Canada's Armed Forces has purchased radar technology that is part of Israel's famous Iron Dome, the missile system tasked with shooting down Hamas and Hezbollah rockets — and it plans to deploy it within Canada.
The system will be produced in Canada by Rheinmetall Canada, a domestic arms company and subsidiary of the German military and car technology enterprise, in conjunction with the Israeli firm that first developed the technology.
"Our troops deserve the best — that's why we're purchasing the Israeli radar technology behind the Iron Dome," Defense Minister Jason Kenney tweeted on Wednesday.
When asked if the powerful radar would see service in the Arctic, an increasingly important geopolitical hotspot between nations vying for new international borders, a CAF spokesperson told VICE News that Canada will station the missile defense system domestically and, potentially, within its Arctic territory.
Given recent diplomatic and geopolitical hostilities between Russia and Canada, any planned deployment of these systems to the Arctic is significant, and may raise questions in Moscow.
News of the Canadian Iron Dome has already reached Russian state media, with English language Sputnik reporting on the DND purchase before most popular Canadian outlets had run the story. While the state-run news outlet usually does not cover Canadian military news, it does occasionally pick up stories about the armed forces if they can fit into a pro-Kremlin lens.
With an expected delivery date of 2017, Canada may see these systems as counteracting recent Russian militarization in the Far North. President Vladimir Putin has announced a massive defense spending program to modernize the Russian military by 2020. Part of that plan involves upgrading Arctic military infrastructure: New missile systems, icebreakers, drone fleets, and more have all put northern nations on high alert.
Many in defense circles see the vast expanse of melting Arctic ice and the potential for lucrative natural resource extraction within those debated borders, as a potential theatre of conflict. Moreover, since the crisis in Ukraine NORAD has reported an increase in Russian aircraft approaching its Arctic airspace — typical during old Cold War hostilities with the Soviet Union.
The Iron Dome is primarily used to intercept short and medium-range rockets fired from just beyond Israel's borders, which makes it an odd pick for Canada, which is bereft of any immediate threats of missile fire from hostile nations.
According to the Department of National Defense, Canada's systems will be flexible and highly mobile with the ability to be air transported at a moment's notice. Extreme cold and long nights will not inhibit the system either, with officials claiming the radar system can operate "under all weather conditions to generate a real-time understanding of air traffic above a battlefield."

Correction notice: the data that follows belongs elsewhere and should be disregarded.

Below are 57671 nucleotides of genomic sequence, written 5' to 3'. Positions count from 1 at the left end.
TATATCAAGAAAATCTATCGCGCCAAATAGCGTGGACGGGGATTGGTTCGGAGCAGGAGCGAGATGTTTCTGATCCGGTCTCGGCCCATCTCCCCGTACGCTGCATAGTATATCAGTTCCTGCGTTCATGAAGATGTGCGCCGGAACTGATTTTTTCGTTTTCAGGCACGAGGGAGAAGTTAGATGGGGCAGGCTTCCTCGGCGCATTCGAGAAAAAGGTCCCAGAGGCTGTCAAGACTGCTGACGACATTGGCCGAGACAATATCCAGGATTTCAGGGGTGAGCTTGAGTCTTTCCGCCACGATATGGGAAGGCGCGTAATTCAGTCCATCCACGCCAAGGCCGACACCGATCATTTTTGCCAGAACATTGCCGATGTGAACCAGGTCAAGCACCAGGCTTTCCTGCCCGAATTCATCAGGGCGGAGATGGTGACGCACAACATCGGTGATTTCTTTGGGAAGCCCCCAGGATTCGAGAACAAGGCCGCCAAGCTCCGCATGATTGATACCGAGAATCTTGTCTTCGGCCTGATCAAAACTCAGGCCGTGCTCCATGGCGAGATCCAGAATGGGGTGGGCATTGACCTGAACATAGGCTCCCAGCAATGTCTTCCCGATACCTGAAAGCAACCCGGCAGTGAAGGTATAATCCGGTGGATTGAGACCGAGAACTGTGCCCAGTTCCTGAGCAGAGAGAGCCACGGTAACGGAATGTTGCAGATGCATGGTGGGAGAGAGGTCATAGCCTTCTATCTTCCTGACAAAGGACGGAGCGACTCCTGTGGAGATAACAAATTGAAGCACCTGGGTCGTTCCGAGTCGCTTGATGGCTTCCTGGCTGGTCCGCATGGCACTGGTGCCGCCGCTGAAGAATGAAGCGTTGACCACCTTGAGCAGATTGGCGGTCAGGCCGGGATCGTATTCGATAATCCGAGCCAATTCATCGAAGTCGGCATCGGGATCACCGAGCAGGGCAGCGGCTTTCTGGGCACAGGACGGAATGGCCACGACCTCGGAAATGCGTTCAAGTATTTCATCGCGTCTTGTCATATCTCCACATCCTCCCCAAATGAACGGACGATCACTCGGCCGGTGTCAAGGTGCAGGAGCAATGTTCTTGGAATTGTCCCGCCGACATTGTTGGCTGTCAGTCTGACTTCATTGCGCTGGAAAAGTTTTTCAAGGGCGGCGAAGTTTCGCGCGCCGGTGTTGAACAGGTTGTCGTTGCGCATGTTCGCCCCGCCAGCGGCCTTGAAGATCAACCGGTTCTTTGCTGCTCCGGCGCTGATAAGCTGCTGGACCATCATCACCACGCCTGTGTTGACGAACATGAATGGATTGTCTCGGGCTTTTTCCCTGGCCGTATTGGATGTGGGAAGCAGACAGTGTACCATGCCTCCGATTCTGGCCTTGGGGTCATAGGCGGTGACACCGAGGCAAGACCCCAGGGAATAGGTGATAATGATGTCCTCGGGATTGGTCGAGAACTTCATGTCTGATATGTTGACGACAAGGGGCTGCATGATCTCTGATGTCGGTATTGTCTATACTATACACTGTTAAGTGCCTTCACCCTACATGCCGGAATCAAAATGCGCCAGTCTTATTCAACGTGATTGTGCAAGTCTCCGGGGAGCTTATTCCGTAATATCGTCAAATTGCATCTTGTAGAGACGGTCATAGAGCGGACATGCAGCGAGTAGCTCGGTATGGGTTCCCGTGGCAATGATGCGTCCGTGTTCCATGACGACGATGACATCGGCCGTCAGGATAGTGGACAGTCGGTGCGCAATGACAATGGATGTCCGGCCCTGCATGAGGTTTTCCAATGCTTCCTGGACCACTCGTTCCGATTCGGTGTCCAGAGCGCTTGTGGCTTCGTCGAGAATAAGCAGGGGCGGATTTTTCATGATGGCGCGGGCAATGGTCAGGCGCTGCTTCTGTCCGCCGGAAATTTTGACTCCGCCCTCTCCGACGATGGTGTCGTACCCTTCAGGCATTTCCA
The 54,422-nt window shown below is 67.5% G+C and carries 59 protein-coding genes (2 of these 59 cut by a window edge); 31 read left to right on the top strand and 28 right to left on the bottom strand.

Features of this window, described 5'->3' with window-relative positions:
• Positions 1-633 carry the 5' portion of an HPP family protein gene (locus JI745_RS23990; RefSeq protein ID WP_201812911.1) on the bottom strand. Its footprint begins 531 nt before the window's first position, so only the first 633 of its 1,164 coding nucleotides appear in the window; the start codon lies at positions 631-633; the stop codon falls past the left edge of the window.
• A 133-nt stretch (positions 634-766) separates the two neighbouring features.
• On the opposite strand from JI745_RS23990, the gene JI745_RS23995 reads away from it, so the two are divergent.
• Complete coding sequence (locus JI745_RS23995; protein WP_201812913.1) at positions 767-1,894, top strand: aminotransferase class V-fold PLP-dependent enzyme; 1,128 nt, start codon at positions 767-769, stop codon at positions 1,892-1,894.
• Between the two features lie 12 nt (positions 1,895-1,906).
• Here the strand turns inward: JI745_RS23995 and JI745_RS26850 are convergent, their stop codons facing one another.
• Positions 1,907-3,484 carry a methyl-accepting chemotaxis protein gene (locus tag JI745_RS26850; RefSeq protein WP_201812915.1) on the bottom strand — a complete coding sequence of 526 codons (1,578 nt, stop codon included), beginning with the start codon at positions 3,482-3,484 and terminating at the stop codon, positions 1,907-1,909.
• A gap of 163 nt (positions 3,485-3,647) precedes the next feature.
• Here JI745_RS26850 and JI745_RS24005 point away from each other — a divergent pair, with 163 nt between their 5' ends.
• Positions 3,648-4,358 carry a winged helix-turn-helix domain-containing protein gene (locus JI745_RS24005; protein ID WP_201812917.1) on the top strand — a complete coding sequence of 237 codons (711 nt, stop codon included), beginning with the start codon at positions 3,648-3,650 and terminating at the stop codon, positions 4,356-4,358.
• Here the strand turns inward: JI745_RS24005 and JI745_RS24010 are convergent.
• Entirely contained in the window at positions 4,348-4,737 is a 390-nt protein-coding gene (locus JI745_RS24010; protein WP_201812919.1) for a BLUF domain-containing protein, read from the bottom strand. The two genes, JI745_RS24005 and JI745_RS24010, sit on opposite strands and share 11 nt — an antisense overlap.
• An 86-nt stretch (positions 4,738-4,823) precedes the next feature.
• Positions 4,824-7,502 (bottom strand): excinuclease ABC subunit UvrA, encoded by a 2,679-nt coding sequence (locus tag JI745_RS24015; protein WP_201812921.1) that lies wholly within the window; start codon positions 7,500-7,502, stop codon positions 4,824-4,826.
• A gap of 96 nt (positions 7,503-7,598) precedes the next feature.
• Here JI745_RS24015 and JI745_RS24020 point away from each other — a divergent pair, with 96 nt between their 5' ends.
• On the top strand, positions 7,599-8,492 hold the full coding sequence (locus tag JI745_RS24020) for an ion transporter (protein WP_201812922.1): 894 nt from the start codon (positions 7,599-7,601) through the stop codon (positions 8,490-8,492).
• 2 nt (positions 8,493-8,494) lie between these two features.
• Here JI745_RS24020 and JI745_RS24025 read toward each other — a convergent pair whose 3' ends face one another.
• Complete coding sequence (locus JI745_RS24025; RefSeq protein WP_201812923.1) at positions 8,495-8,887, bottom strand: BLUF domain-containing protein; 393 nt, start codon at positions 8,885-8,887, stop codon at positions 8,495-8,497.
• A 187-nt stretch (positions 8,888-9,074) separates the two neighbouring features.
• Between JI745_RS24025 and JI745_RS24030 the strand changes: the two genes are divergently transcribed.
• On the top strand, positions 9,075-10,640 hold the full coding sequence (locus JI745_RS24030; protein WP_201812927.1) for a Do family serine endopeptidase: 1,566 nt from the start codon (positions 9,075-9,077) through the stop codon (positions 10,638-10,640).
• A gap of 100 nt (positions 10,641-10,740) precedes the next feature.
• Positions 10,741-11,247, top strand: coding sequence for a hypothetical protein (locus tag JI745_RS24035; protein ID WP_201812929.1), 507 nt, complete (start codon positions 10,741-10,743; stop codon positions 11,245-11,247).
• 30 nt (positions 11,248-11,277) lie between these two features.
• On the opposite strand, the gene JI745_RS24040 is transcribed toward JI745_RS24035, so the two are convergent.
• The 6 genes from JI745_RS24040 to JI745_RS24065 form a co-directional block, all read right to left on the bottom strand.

Rheinmetall will produce 10 Medium Range Radar systems in a combined project with ELTA Systems — a subsidiary of Israel Aerospace Industries that helped develop the original Iron Dome — worth over $240 million. The radars will eventually allow soldiers to track multiple incoming weapons, while giving defensive missiles the opportunity to strike a hostile projectile from the sky as in the case of Iron Dome.
Currently, the Canadian military is engaged in training the Ukrainian military for combat against Russian-backed forces in Eastern Ukraine and an ongoing bombing mission against the so-called Islamic State in Iraq and Syria. Neither mission involves Canadian ground forces engaging in the sort of warfare that requires missile defense systems.
"Much like Israel's successful Iron Dome radar technology, the Medium Ranger Radar system will be able to instantly track enemy fire aimed at Canadian Armed Forces personnel and help keep them safe during operations," said Kenney in a statement. "We're moving forward with providing the men and women of the military with the equipment they need to do their jobs in the service of their country."
The DND release announcing the purchase was quick to point out the close relationship between Canada and Israel, noting that "this represents another example of significant transfer of Israeli defense technology to Canada."
The Harper government has been a strong supporter of Benjamin Netanyahu's hardline Israeli government, backing it during last year's controversial Gaza conflict and most recently denouncing the Iranian nuclear deal touted by the Obama administration and seen by Israel as a betrayal from the West.
Follow Ben Makuch on Twitter: @bMakuch
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